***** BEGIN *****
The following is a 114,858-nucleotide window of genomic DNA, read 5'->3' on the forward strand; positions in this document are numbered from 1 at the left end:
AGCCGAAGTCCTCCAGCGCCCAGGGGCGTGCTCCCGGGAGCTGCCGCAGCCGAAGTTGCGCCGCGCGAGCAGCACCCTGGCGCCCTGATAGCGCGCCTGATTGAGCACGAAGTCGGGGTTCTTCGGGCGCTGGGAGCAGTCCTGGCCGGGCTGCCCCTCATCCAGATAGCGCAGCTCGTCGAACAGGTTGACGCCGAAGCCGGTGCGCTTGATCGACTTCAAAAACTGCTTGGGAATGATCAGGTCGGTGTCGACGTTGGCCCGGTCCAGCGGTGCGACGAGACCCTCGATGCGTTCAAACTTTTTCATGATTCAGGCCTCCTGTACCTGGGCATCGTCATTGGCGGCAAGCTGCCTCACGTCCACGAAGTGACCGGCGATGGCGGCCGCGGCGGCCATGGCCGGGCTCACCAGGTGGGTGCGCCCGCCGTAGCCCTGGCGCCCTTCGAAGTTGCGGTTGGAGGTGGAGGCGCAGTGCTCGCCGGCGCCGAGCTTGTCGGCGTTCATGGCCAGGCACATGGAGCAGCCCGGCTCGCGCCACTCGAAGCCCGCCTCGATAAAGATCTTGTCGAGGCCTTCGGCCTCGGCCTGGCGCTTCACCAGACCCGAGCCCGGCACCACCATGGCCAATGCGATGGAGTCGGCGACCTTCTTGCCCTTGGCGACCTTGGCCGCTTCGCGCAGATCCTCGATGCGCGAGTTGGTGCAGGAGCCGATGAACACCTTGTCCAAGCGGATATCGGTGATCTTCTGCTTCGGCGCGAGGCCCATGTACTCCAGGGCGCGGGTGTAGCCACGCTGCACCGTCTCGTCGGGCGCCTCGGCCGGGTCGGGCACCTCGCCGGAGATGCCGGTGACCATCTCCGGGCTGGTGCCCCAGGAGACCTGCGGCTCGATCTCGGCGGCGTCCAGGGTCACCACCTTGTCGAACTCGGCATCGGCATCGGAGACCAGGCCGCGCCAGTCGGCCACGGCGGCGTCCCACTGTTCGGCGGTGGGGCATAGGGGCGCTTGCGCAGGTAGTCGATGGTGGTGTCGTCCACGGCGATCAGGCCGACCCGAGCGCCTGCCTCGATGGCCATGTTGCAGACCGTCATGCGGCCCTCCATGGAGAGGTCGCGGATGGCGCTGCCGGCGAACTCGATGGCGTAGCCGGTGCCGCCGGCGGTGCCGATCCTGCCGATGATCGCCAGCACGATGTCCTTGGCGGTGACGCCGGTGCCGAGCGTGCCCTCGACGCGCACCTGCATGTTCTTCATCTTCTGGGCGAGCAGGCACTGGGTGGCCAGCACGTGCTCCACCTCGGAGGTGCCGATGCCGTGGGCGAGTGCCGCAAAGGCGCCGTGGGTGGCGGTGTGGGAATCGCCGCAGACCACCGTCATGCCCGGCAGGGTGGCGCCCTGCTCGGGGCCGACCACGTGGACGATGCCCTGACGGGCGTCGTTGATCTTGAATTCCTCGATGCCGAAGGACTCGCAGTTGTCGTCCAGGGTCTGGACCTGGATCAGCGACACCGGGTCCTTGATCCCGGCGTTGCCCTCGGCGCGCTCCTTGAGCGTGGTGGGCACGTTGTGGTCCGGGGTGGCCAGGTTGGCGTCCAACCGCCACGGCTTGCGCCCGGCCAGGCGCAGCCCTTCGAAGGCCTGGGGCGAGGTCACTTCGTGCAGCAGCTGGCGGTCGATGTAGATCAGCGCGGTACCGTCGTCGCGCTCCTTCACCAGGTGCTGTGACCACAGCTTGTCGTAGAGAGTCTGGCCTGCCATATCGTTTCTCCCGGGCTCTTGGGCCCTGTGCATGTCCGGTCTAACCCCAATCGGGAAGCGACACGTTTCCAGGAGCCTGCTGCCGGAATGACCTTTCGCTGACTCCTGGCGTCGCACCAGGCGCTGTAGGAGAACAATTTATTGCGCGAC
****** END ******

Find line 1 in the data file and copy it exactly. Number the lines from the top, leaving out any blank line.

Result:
The following is a 114,858-nucleotide window of genomic DNA, read 5'->3' on the forward strand; positions in this document are numbered from 1 at the left end: